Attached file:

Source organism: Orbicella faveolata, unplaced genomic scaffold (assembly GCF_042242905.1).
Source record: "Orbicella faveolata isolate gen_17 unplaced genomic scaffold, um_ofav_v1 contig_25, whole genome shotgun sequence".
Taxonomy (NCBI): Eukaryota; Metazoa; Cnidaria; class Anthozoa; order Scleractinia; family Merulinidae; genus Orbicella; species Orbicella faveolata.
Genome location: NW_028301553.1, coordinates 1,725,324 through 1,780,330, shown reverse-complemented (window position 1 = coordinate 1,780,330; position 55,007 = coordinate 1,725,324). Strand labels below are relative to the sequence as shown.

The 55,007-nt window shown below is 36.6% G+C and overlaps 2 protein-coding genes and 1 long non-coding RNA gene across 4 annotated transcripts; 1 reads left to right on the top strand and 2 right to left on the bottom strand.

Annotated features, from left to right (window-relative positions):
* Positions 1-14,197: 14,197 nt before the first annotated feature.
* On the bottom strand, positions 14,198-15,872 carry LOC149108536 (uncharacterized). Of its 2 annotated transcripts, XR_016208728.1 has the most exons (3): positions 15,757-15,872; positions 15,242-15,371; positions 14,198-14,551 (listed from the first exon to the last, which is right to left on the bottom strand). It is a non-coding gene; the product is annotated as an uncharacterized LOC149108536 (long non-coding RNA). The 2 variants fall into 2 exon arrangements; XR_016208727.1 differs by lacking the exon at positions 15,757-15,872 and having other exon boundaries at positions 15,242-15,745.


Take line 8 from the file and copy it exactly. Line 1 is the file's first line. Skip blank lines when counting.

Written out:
* On the bottom strand, positions 14,198-15,872 carry LOC149108536 (uncharacterized). Of its 2 annotated transcripts, XR_016208728.1 has the most exons (3): positions 15,757-15,872; positions 15,242-15,371; positions 14,198-14,551 (listed from the first exon to the last, which is right to left on the bottom strand). It is a non-coding gene; the product is annotated as an uncharacterized LOC149108536 (long non-coding RNA). The 2 variants fall into 2 exon arrangements; XR_016208727.1 differs by lacking the exon at positions 15,757-15,872 and having other exon boundaries at positions 15,242-15,745.